I haven’t commented yet – much – on the four year sentences meted out to the two guys who were convicted of trying to incite a riot on Facebook. I’m a bit more ambivalent about this than some of the other sentences issues, where I think it’s clear that the courts were too harsh, as is being proved by the appeals currently being allowed (e.g. five months for handling stolen shorts reduced to 75 hours community service). There was an interesting report in the Guardian yesterday about alleged police plans for a “prisoner processing strategy” for all those arrested on riot-related charges to be held in custody and remanded there after being charged. As the paper says, this could be open to legal challenge; indeed, lawyers have already started a judicial review.
As for the so-called Facebook rioters… I think a lot depends on the seriousness of their intent, whether they thought they were actually going to incite rioting and looting, and, I suppose to an extent the actual likelihood of it happening in the relatively sleepy parts of England where they lived. (Well, perhaps Warrington isn’t that sleepy. Northwich I only know as home to the Charlatans who, despite their misfortunes over the years, always struck me as very nice boys).
Four years is a long time for acting like idiots, but not so long for unleashing mayhem, violence and looting on the streets. Which was unlikely to happen, but if they really thought it could, and were really trying to make it happen… As someone said in an argument on Twitter, if they’d been inciting a rape, would it matter whether or not the rape happened? I’m genuinely not sure what the legal view is in such cases – is “will no-one rid me of this turbulent priest?” treated more seriously if it’s likely someone will act upon it? Or is it enough that you really want someone to rid you of him, and you’re entirely serious about calling for help? (Perhaps not the best example to use, as a) someone did rid him of that turbulent priest and b) he wasn’t happy about it… but you know what I mean).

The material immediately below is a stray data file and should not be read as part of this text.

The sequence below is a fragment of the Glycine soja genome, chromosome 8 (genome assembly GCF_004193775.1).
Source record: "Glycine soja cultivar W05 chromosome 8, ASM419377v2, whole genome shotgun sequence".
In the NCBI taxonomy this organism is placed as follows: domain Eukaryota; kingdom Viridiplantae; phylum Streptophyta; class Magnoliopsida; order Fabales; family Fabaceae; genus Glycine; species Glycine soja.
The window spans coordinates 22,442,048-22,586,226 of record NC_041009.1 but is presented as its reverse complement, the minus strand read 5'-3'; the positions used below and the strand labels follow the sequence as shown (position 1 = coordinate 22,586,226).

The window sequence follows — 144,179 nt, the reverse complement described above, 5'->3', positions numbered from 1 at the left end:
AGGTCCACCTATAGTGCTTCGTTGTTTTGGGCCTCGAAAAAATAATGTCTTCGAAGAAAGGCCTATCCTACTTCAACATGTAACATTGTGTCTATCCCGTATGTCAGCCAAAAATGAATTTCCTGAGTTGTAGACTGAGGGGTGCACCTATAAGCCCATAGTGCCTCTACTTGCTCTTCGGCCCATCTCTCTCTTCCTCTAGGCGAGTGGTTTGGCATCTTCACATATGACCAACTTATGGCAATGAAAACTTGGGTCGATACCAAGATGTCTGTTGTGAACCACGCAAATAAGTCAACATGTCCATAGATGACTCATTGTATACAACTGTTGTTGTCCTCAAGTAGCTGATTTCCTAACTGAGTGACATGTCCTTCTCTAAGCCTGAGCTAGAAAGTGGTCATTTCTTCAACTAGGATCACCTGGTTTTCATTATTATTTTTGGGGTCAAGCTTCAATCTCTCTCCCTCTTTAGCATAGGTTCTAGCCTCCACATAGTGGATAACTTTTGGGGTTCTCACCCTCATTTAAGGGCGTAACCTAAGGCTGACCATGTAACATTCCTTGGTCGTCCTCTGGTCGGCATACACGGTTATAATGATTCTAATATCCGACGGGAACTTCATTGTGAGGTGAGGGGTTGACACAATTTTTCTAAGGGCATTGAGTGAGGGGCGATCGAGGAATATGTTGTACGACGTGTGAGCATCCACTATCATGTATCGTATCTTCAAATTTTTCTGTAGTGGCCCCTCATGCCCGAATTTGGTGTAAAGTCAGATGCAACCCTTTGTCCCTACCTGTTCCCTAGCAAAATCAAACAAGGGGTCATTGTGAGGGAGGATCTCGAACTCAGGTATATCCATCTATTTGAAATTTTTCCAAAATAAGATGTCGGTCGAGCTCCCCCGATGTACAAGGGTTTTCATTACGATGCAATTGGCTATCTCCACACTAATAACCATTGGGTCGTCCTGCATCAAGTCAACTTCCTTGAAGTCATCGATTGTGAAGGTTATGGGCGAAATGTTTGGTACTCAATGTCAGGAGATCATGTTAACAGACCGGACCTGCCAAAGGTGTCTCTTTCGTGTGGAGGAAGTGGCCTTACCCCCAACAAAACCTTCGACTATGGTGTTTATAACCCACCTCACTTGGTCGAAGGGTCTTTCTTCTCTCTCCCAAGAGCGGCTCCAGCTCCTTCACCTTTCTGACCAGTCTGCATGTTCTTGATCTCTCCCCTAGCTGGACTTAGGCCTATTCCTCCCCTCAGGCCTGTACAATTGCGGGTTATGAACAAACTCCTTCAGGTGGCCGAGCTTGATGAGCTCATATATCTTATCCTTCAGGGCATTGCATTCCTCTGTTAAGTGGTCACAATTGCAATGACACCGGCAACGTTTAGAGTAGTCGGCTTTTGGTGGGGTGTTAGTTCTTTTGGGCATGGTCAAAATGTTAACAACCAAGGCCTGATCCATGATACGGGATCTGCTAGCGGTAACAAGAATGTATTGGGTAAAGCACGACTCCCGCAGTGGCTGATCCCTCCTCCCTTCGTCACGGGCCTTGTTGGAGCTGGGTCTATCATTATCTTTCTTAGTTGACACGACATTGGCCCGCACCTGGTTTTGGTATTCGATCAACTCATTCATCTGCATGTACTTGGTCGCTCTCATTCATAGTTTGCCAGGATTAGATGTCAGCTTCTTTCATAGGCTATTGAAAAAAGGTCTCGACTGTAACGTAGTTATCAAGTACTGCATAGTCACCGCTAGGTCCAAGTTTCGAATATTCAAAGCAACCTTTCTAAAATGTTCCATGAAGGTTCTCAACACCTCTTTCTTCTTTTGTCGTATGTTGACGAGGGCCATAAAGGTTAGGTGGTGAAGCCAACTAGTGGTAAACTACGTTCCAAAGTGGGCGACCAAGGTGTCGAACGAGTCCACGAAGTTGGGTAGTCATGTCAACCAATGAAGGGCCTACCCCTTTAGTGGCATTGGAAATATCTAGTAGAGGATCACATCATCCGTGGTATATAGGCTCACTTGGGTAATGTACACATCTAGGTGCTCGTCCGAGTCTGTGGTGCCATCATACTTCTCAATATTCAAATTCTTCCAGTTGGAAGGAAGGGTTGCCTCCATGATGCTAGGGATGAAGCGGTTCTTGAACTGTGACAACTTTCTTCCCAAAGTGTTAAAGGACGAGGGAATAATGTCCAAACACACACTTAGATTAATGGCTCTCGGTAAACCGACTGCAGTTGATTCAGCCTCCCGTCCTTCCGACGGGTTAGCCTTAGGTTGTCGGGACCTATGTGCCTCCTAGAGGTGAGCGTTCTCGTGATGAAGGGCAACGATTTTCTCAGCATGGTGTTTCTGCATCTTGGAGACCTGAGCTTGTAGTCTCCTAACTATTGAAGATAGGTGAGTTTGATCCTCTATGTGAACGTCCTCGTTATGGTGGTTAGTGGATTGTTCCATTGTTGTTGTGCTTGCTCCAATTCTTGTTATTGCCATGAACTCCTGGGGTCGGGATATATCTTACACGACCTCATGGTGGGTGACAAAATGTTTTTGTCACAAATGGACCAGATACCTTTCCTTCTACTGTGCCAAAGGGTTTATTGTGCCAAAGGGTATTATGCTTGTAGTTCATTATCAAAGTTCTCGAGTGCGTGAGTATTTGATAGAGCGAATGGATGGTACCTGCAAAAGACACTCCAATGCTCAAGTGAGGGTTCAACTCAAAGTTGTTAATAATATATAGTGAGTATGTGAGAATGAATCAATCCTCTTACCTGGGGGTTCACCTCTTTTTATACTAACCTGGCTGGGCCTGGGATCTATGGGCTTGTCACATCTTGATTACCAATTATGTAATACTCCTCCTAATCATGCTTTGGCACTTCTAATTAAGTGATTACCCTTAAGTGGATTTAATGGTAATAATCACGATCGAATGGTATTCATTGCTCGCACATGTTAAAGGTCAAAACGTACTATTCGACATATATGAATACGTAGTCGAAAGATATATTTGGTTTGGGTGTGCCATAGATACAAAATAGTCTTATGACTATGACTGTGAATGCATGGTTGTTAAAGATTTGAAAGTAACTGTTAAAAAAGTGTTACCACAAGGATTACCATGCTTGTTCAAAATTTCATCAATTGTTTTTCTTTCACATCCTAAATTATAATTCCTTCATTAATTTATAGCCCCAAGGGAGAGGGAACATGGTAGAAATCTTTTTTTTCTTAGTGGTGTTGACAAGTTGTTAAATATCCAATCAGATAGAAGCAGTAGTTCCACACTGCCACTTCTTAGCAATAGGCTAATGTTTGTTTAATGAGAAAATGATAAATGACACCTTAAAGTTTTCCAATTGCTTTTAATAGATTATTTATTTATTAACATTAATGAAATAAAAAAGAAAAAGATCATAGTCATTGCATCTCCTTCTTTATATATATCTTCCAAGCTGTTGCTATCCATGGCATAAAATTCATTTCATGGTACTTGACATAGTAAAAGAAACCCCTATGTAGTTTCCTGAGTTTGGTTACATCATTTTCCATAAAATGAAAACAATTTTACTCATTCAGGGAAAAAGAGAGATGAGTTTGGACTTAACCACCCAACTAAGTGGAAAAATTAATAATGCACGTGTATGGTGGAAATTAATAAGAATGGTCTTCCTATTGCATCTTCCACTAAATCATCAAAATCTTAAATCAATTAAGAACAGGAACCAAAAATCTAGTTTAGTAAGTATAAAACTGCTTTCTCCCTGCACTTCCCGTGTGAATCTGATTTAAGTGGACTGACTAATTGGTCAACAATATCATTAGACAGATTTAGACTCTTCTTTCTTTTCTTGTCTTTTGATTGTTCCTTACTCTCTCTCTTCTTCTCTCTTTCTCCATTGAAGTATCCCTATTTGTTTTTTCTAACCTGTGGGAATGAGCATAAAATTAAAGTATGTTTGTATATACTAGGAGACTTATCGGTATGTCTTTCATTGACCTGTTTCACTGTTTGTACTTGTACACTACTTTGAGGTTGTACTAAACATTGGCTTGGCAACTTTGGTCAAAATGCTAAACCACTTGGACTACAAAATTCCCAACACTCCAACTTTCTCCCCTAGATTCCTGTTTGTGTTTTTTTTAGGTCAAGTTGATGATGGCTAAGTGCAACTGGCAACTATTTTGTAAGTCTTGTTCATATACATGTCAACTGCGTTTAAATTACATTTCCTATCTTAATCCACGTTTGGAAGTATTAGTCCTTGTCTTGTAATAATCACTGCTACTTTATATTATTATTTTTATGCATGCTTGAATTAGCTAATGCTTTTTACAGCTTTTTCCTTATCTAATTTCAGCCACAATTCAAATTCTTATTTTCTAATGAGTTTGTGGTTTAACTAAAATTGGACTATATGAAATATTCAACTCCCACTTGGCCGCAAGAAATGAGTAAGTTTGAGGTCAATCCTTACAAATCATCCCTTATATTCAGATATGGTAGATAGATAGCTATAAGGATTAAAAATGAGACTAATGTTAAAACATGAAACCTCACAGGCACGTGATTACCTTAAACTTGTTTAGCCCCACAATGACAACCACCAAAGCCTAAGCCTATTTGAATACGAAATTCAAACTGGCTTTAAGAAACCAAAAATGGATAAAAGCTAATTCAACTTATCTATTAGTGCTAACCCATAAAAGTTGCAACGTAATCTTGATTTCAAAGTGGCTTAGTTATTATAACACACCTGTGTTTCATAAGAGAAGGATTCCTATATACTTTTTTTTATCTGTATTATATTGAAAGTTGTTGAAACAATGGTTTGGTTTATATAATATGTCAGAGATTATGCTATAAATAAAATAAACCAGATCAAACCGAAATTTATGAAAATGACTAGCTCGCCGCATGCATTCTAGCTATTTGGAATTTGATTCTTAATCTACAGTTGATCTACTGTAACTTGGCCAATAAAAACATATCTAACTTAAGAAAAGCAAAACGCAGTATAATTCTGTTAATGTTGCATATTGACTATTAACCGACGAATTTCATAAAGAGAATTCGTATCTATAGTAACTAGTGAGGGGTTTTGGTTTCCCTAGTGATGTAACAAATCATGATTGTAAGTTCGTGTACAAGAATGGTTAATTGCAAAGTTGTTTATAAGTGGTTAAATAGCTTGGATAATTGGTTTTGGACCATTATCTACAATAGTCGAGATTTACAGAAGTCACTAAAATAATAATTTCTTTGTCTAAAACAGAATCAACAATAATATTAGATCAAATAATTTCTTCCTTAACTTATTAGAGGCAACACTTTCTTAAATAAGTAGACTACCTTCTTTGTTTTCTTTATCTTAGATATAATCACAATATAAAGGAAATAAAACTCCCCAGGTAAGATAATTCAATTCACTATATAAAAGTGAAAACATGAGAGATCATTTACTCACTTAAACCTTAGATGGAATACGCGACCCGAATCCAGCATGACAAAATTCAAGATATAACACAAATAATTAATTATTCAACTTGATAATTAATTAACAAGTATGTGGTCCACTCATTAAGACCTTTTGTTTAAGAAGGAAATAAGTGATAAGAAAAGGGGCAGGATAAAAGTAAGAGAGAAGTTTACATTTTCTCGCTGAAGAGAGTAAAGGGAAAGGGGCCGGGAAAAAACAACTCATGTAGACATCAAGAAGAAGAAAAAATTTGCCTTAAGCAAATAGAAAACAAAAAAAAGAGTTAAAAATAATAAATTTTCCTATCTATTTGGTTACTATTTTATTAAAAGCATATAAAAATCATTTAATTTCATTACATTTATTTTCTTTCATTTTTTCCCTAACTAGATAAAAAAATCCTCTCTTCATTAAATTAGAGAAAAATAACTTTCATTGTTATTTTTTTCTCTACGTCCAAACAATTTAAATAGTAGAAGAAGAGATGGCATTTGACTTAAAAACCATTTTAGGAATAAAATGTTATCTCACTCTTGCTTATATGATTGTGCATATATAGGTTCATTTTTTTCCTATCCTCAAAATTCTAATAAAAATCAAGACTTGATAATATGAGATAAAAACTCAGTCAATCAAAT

There was an interesting piece in the Telegraph about this: four years in jail for the Facebook riots inciters: this looks too harsh, even for me. Interesting not so much for the author’s verdict on the sentence, but for the insight into how right-wingers think. Depressing in its certainty, and in its wrongness. Here’s an example:
“These were the riots caused by the cultural revolution and the state-worshippers’ war against the social institutions they loathe, the looters products of long-term welfare dependency, state-sponsored fatherlessness and mass immigration. Most of all they have undermined the all-powerful Pelagian fantasy promoted by the welfare-political complex that people behave badly because society oppresses them. In fact, as people not indoctrinated by Marxist utopianism will tell you, some people are just bad.”